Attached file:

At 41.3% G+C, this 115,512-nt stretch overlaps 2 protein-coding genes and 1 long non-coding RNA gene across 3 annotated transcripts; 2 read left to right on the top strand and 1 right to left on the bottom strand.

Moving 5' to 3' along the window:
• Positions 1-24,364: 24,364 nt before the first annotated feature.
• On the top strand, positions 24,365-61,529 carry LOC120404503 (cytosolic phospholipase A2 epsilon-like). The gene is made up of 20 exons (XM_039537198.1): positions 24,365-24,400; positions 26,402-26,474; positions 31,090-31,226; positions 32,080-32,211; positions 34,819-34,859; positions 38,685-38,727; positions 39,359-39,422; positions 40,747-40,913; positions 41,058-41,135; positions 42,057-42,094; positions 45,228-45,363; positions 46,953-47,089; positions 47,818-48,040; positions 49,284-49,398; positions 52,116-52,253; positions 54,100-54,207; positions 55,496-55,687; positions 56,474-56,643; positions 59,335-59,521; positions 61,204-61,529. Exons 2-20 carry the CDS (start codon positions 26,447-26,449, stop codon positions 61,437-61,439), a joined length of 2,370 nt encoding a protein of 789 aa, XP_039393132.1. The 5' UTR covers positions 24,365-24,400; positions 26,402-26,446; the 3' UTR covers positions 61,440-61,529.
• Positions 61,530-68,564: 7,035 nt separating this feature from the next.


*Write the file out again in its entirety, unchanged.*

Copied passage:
At 41.3% G+C, this 115,512-nt stretch overlaps 2 protein-coding genes and 1 long non-coding RNA gene across 3 annotated transcripts; 2 read left to right on the top strand and 1 right to left on the bottom strand.

Moving 5' to 3' along the window:
• Positions 1-24,364: 24,364 nt before the first annotated feature.
• On the top strand, positions 24,365-61,529 carry LOC120404503 (cytosolic phospholipase A2 epsilon-like). The gene is made up of 20 exons (XM_039537198.1): positions 24,365-24,400; positions 26,402-26,474; positions 31,090-31,226; positions 32,080-32,211; positions 34,819-34,859; positions 38,685-38,727; positions 39,359-39,422; positions 40,747-40,913; positions 41,058-41,135; positions 42,057-42,094; positions 45,228-45,363; positions 46,953-47,089; positions 47,818-48,040; positions 49,284-49,398; positions 52,116-52,253; positions 54,100-54,207; positions 55,496-55,687; positions 56,474-56,643; positions 59,335-59,521; positions 61,204-61,529. Exons 2-20 carry the CDS (start codon positions 26,447-26,449, stop codon positions 61,437-61,439), a joined length of 2,370 nt encoding a protein of 789 aa, XP_039393132.1. The 5' UTR covers positions 24,365-24,400; positions 26,402-26,446; the 3' UTR covers positions 61,440-61,529.
• Positions 61,530-68,564: 7,035 nt separating this feature from the next.